Route travel analysis from the event location

 

It seems customers in this geographical group have to travel more than 10 miles to reach the stadium which given previous travel-analysis takes longer than any other customer segment, likely related to poor public transport connections or traffic density.

Seating reports

Given we now know where ticket holders live – let’s find out where they sit in the stadium and investigate additional details about season ticket class structure and seating before handing over to marketing. This report page shows some additional details about our stadium including distribution of ticket classes across stadium sections.

 

Ticket class distribution across stadium sections

 

SAS Visual Analytics supports special polygon rendering for things like floor plans, seating maps, etc. which has been used here to visualize the stadium sections. A satellite imagery has been used for the geo map background. More detailed polygons may be imported to show details on seat-level if required.

Grouping by customer segments

The left-hand graph shows the tickets sold by class – again showing our most popular ‘reserved green’ class on top. The bottom right line chart shows the tickets sold over time for each category.

Now, let’s bring in our recently created customer segments by dragging this item on the bar chart in order to group ticket sales by customer segment.

Selecting our cluster “2” updates the charts to show data for this segment only and we can see where people sit.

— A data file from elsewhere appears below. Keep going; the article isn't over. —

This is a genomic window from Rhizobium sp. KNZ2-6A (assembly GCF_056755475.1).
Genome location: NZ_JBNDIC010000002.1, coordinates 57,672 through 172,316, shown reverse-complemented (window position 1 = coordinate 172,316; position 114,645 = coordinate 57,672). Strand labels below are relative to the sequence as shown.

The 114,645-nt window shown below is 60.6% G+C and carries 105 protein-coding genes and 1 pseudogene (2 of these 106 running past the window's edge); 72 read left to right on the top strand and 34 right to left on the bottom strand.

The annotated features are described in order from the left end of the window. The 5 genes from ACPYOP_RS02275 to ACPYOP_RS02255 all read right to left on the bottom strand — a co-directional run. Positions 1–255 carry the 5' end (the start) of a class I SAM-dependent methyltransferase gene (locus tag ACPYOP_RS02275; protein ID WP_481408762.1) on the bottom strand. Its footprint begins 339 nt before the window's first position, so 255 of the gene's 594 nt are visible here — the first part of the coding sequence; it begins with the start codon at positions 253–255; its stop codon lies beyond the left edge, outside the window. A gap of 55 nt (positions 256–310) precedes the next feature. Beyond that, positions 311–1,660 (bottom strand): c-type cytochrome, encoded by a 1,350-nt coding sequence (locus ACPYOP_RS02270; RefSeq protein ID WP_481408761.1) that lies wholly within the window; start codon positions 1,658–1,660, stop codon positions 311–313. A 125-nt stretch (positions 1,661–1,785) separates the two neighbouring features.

Selected ticket class and customer segment

 

Selecting a particular class – shows data for this class only. While there was a slight increase in ticket sales in December for our popular "reserved green" class – overall ticket sales have been decreased since start of last year – further supporting to target this ticket class and customer segment for marketing.

Conclusion

It’s now all coming together – with customers in cluster 2 predominantly holding the most popular ticket class, "Reserved Green." We learned where they live and where they sit in the stadium and can use the related customer segments to target specific marketing campaigns, e.g. to offer public transport or seat upgrades.

SAS Visual Analytics not only provides a robust platform for designing infographics or dashboards but also enables organizations to include advanced analytics in their decision making process.

Share

About Author

Falko Schulz

Distinguished Software Developer, Business Intelligence R&D

Falko Schulz is Distinguished Software Developer in the SAS Business Intelligence Research and Development division. He works actively on products such as SAS® Visual Analytics further enhancing user experience and analytical capabilities. Falko has a strong background in delivering business analytical applications in a wide range of industries. Prior to joining the R&D division Falko worked in customer facing roles responsible for critical technical implementations and BI architectural designs. During his 18 years at SAS, Falko worked out of various countries including Germany, Australia and US.

Related Posts

3 Comments

    • Falko Schulz

      Hi James, there is a compressed version of the SAS data set at my github site. Note, that this is a manufactured data set for the purpose of this blog and related demonstrations - so customer locations and related addresses are random. Thanks, Falko

Leave A Reply

Back to Top